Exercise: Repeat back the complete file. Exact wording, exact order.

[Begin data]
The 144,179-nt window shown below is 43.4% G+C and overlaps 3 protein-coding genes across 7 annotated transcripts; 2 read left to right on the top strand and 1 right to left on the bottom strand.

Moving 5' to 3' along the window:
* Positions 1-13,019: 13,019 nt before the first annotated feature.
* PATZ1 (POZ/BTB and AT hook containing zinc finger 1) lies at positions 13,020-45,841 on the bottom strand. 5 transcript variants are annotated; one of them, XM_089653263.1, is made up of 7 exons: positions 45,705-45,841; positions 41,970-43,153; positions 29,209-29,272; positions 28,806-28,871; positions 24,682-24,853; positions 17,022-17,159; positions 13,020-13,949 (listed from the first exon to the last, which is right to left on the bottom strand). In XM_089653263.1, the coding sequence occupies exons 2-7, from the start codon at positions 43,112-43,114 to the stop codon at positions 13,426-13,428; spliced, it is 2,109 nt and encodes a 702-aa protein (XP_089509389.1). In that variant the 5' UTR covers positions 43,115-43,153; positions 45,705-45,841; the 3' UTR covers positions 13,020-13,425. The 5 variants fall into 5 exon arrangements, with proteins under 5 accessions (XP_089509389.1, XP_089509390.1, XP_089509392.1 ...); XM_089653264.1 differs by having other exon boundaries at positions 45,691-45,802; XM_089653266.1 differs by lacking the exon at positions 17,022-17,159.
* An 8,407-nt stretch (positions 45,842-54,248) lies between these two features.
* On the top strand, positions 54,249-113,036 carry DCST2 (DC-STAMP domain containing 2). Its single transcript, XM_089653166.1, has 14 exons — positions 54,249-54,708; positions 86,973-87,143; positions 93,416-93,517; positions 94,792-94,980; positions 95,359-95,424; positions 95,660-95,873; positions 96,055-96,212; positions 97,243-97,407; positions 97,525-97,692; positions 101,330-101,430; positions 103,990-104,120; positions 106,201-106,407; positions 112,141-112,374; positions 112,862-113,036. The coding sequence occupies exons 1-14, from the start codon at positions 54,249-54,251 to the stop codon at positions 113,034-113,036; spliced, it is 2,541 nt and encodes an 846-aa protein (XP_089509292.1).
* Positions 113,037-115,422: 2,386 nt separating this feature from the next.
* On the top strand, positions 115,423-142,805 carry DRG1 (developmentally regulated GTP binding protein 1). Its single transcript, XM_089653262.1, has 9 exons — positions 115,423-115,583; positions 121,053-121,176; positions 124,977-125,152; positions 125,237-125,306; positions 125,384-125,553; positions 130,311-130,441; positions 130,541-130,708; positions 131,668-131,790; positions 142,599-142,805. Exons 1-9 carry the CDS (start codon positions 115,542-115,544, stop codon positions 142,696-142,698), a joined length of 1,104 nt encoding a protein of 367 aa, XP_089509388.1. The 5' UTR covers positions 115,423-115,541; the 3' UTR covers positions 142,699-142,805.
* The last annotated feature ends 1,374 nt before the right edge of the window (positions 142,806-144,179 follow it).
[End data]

The 144,179-nt window shown below is 43.4% G+C and overlaps 3 protein-coding genes across 7 annotated transcripts; 2 read left to right on the top strand and 1 right to left on the bottom strand.

Moving 5' to 3' along the window:
* Positions 1-13,019: 13,019 nt before the first annotated feature.
* PATZ1 (POZ/BTB and AT hook containing zinc finger 1) lies at positions 13,020-45,841 on the bottom strand. 5 transcript variants are annotated; one of them, XM_089653263.1, is made up of 7 exons: positions 45,705-45,841; positions 41,970-43,153; positions 29,209-29,272; positions 28,806-28,871; positions 24,682-24,853; positions 17,022-17,159; positions 13,020-13,949 (listed from the first exon to the last, which is right to left on the bottom strand). In XM_089653263.1, the coding sequence occupies exons 2-7, from the start codon at positions 43,112-43,114 to the stop codon at positions 13,426-13,428; spliced, it is 2,109 nt and encodes a 702-aa protein (XP_089509389.1). In that variant the 5' UTR covers positions 43,115-43,153; positions 45,705-45,841; the 3' UTR covers positions 13,020-13,425. The 5 variants fall into 5 exon arrangements, with proteins under 5 accessions (XP_089509389.1, XP_089509390.1, XP_089509392.1 ...); XM_089653264.1 differs by having other exon boundaries at positions 45,691-45,802; XM_089653266.1 differs by lacking the exon at positions 17,022-17,159.
* An 8,407-nt stretch (positions 45,842-54,248) lies between these two features.
* On the top strand, positions 54,249-113,036 carry DCST2 (DC-STAMP domain containing 2). Its single transcript, XM_089653166.1, has 14 exons — positions 54,249-54,708; positions 86,973-87,143; positions 93,416-93,517; positions 94,792-94,980; positions 95,359-95,424; positions 95,660-95,873; positions 96,055-96,212; positions 97,243-97,407; positions 97,525-97,692; positions 101,330-101,430; positions 103,990-104,120; positions 106,201-106,407; positions 112,141-112,374; positions 112,862-113,036. The coding sequence occupies exons 1-14, from the start codon at positions 54,249-54,251 to the stop codon at positions 113,034-113,036; spliced, it is 2,541 nt and encodes an 846-aa protein (XP_089509292.1).
* Positions 113,037-115,422: 2,386 nt separating this feature from the next.
* On the top strand, positions 115,423-142,805 carry DRG1 (developmentally regulated GTP binding protein 1). Its single transcript, XM_089653262.1, has 9 exons — positions 115,423-115,583; positions 121,053-121,176; positions 124,977-125,152; positions 125,237-125,306; positions 125,384-125,553; positions 130,311-130,441; positions 130,541-130,708; positions 131,668-131,790; positions 142,599-142,805. Exons 1-9 carry the CDS (start codon positions 115,542-115,544, stop codon positions 142,696-142,698), a joined length of 1,104 nt encoding a protein of 367 aa, XP_089509388.1. The 5' UTR covers positions 115,423-115,541; the 3' UTR covers positions 142,699-142,805.
* The last annotated feature ends 1,374 nt before the right edge of the window (positions 142,806-144,179 follow it).